"The Social Security benefits of women 65 and older average a modest $12,100 per year – but without them, half of women 65 and older would be poor." - National Women's Law Center.
By JULIA ANDERSON
This is the time of year when we start thinking about taxes and mulling over household budgets for the coming 12 months. It's also a good time for people....married or single...to look at their long-term plans for retirement.
If you're a working woman, ask yourself what your retirement will look like in 20 or 30 years? Where will your retirement income come from? If you're near retirement, should you be asking your daughters these questions to help them to consider that life in long and they should plan for it.
As we know women live longer than men but tend to save less for their later years. The fact is that 32 percent of women over 65 are living alone. That percentage increases as we age.
Half of women 75 and older are on their own financially.
Here's what the U.S. Census Bureau tells us:
- The poverty rate among elderly women is much higher than men by nearly double (18 percent vs. 10 percent).
- In 2010, there were 23 million older women (65 and older) versus 17.5 million older men living in the U.S.
- Thirty-two percent of women in the 65 to 74 age group are living alone.
- Nearly half of older women (75 and older) live alone.
- In the 85-to- 94 age group, women outnumber men, 7.58 million to 3.37 million.
- The poverty rate among elderly women, 65 and older, rose to 18.4 percent from 2010 to 2012.
- The median income of older persons in 2010 was $25,704 for males and $15,072 for females.
- Social Security constituted 90 percent of the income received by 35 percent of beneficiaries in 2009 (22 percent of married couples and 43 percent of non-married beneficiaries).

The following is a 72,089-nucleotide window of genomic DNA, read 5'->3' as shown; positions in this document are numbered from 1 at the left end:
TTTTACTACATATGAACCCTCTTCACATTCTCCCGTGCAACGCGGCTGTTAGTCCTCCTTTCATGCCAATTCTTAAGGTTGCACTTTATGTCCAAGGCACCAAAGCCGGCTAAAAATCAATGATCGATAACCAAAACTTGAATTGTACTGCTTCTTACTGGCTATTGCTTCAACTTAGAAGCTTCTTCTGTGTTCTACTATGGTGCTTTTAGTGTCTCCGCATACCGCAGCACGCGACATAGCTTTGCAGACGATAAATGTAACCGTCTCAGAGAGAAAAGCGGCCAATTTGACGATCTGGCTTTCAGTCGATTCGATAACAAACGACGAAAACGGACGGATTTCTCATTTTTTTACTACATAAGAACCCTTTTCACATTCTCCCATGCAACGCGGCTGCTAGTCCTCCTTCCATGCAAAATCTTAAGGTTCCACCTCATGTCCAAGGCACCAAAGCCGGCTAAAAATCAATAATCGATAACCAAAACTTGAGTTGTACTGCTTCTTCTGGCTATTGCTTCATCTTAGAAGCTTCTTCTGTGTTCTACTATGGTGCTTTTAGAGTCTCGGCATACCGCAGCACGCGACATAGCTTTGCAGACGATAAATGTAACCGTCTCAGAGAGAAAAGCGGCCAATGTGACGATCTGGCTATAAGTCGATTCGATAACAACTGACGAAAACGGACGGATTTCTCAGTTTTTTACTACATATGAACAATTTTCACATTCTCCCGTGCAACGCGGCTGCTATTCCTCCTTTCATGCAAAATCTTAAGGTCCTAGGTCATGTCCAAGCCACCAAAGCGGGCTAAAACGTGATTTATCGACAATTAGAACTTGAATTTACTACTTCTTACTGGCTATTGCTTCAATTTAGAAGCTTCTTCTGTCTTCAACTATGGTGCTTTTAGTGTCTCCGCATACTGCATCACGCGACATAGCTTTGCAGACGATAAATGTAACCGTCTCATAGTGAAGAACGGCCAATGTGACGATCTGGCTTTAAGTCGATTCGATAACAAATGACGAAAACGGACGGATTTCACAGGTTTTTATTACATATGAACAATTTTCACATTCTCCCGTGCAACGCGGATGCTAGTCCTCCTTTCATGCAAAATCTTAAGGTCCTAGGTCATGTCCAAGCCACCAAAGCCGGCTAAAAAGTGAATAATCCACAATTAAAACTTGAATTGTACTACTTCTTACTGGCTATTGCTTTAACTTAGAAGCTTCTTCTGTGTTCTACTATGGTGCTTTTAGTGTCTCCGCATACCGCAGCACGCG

So how do we plan?
Try out these questions on yourself or your daughters.
No. 1 - Am I taking advantage of all long-term investment opportunities....either a 401(k) through my employer or by setting up a Roth Individual Retirement Account of my own? These two options are by far the best ways to save for the long-term because they grow tax deferred or in the case of a Roth....tax-free over many years. If you're over 50, chuck as much as you can into these plans. Make sure you know what the management fees are per year. And don't be afraid of stocks because that's where you're going to earn the most retirement money.
No. 2 - Am I generally taking an interest in investing and in managing my money? It's fun and you don't have to be rich to do it. But with all the short-term gloom and doom and the technical TV blather, it's easy to be discouraged or intimidated.
Keep in mind that the American S&P 500 Stock Index has increased in value 2 percent a year for the past 60 years... not a bad track record. Quarterly dividend payouts from many of these companies boosts that annual earnings rate.
Start small and stick with it. Find a company that you know and like, then buy a few shares of it. There are plenty of brokerage firms to help get you started or go online and do it yourself. Doing it yourself is the most fun and the least expensive.
No. 3 - Are you being paid what you're worth? Make sure if you are working outside the home that you're being paid what your worth. Women working full-time year round in equivalent jobs are still earning some where between 77 cents and 90 cents for every $1 men earn, reports the U.S. Census Bureau. (See table from the Bureau of Labor Statistics, click here.) Could this be our own fault?
Research shows that women tend not to negotiate raises as effectively as men and stay too long in lower-paying "safe" jobs. We also tend to be too conservative with our investing ----hugging money market funds instead of stocks.
That means singles (as well as couples) must be involved in long-term financial planning. Women must be active in saving and investing. If you're single it's even more important...dive in and learn about investing.
The fact is that women outlive men. In our old age we may spend many years financially on our own. Don't just say, "I'll keep on working or I'll never be able to retire." That's a cop-out. Frankly, you can't bag groceries when you're 90....and many of us are going to live until we're 90.
According to the last census, there were 288,981 women age 95 to 99 alive in the U.S., along with another 44,202 who were age 100 or more. We have a long way to go.
I meet women all the time who face job and money transitions and who want to do them right. It’s about building confidence and taking charge of the future. This is your money. No one cares more than you do!
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